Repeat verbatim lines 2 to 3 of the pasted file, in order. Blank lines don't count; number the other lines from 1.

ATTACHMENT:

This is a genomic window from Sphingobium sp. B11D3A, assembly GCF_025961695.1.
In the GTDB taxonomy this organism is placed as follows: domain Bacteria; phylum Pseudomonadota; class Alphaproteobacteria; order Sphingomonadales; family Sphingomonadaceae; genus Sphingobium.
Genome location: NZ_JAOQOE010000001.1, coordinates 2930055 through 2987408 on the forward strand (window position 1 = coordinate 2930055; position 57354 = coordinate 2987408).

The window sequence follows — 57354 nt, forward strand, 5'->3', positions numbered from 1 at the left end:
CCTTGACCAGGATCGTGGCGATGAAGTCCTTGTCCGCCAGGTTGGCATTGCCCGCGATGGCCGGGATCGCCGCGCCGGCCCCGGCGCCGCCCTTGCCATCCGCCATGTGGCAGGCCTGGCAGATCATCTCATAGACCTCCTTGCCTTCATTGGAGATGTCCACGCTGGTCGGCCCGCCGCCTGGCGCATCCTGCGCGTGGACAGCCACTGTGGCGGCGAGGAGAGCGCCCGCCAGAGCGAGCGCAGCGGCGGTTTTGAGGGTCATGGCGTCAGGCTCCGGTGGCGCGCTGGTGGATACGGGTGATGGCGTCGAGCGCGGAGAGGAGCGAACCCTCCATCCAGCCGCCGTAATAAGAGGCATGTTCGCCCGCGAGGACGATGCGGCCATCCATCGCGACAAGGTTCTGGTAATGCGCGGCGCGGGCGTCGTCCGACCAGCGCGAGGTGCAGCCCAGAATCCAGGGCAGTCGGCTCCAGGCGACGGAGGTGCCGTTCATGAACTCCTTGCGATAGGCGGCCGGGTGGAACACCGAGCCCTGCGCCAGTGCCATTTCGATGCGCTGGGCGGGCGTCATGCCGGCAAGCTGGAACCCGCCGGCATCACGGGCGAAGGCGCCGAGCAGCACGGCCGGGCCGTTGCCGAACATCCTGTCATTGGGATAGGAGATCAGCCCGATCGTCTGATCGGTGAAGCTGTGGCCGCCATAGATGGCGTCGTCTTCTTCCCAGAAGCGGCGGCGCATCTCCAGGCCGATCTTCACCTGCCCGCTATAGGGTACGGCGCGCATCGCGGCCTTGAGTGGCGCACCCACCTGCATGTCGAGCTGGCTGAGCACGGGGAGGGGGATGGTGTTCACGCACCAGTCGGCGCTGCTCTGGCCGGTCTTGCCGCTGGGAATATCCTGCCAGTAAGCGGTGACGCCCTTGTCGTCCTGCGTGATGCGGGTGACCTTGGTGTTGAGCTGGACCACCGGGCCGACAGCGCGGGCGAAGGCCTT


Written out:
In the GTDB taxonomy this organism is placed as follows: domain Bacteria; phylum Pseudomonadota; class Alphaproteobacteria; order Sphingomonadales; family Sphingomonadaceae; genus Sphingobium.
Genome location: NZ_JAOQOE010000001.1, coordinates 2930055 through 2987408 on the forward strand (window position 1 = coordinate 2930055; position 57354 = coordinate 2987408).